In another major miscue, the Kentucky senator claimed in his Breitbart column that “a recent Pew Research Poll shows that a majority of Americans want the Patriot Act changed.” But the link is to an article about a poll commissioned by the American Civil Liberties Union, one of the senator’s left-wing allies in attempting to shut down the powers of the NSA.
The biased poll from Global Strategy Group and G² Public Strategies gets large margins against NSA surveillance powers by framing the issue in terms of the “privacy” of Americans’ “personal information” versus “government spying.” In fact, the NSA does not collect any “personal information,” except in cases where telephone numbers of terrorist contacts in the U.S. are matched with foreign terrorist organizations. That information is used by the FBI to conduct investigations of terrorist groups on U.S. soil.
If a political issue is what he’s seeking, New Jersey Republican Governor Chris Christie, a former prosecutor, is giving it to him. Christie, a possible GOP presidential candidate, told the “Fox & Friends” show that Paul and his Senate allies are taking the side of NSA defector Snowden, “a criminal” who is “hiding in Russia.” Christie noted the irony in Snowden “lecturing to us about the evils of authoritarian government while he lives under the protective umbrella of Vladimir Putin.”
As several news organizations have pointed out, Paul makes the erroneous claim in his new book that six Americans died in the September 11, 2012 Benghazi attacks. This basic error of fact (four died at Benghazi) is a serious lapse for a presidential candidate who is already facing questions over his expertise in national security matters.
But, as Christie suggests, the most serious questions facing the Senator concern his willingness to regard Snowden, now living in Moscow under the protection of the Russian secret services, as a legitimate whistleblower concerned about the privacy of the American people.
The new study from the Henry Jackson Society, written by Robin Simcox, says Snowden has had “contact” with the Russian security service, the FSB, “an obvious cause of concern” that has led the U.S. Government to fear that Russian and Chinese cyber warfare capabilities have increased as a result of getting access to Snowden’s stolen files.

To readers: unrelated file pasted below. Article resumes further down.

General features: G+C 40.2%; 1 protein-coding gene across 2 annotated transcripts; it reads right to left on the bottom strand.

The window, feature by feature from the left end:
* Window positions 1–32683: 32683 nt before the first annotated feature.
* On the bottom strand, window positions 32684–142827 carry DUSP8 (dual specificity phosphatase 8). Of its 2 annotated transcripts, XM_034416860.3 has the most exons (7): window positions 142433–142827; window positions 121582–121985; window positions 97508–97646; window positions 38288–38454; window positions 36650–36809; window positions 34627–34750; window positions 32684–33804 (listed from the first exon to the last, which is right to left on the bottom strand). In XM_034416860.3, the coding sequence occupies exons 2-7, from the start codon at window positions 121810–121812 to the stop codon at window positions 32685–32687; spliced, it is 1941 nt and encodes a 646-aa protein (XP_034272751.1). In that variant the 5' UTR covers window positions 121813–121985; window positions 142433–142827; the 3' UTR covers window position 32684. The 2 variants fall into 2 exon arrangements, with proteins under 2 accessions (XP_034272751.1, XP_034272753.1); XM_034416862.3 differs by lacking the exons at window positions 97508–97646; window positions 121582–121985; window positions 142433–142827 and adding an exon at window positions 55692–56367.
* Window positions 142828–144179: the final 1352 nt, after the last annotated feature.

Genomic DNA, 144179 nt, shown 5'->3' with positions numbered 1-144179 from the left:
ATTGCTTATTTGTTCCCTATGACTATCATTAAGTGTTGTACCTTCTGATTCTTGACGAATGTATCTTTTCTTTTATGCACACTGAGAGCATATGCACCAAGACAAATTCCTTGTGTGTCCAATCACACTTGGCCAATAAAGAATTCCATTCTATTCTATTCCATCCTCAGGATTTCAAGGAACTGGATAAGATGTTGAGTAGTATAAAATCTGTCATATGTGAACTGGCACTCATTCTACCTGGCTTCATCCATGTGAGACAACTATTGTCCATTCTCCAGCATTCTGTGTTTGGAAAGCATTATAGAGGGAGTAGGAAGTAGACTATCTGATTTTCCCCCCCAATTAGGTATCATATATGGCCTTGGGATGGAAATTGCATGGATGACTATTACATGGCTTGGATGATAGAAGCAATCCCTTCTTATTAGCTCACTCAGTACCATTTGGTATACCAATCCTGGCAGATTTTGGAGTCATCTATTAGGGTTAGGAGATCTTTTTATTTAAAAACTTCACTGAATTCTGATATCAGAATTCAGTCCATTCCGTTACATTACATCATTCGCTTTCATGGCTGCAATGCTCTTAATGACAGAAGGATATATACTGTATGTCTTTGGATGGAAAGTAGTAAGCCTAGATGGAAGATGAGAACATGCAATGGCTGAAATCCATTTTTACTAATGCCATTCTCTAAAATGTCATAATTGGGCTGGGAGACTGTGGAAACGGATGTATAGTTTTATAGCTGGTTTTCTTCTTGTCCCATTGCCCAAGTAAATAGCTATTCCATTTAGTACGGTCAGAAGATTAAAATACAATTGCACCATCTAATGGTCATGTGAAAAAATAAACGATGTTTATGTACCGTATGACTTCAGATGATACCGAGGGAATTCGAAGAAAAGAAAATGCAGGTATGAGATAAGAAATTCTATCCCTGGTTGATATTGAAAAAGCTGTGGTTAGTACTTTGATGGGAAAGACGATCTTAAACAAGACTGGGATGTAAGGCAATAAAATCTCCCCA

Simcox documents how the following has occurred as a result of the Snowden disclosures:
- At least three al-Qaeda affiliates are known to have changed their communication methods.
- Online jihadist platforms released new encryption tools, and at a quicker pace.
- A video released onto a jihadist platform outlined what they had learned from the Snowden disclosures, providing advice on how to avoid detection and listing software packages that protect against surveillance.
- Foreign terror suspects realized that their communications potentially passed through the U.S. (even if the individuals themselves were not based there) and that Communication Service Providers (CSP) was allowing the NSA to access these communications. They subsequently stopped using these CSPs to send emails, or even stopped using electronic communications altogether.
As one example of “non-domestic surveillance” revealed by Snowden, this report cites another report that the NSA had received permission to spy on groups such as the Muslim Brotherhood.
This may explain why groups like the Council on American-Islamic Relations (CAIR), a Muslim Brotherhood affiliate, have joined Senator Paul in opposing NSA surveillance powers. On Sunday’s “This Week” program, Muslim Rep. Keith Ellison (D-MN) said he would “Stand with Rand” against the Patriot Act. “I’ve been proud to stand with him” on this and other issues, he said.
The Senate faces a choice this Sunday: “Switch to Mitch” or “Stand with Rand” and risk catastrophe.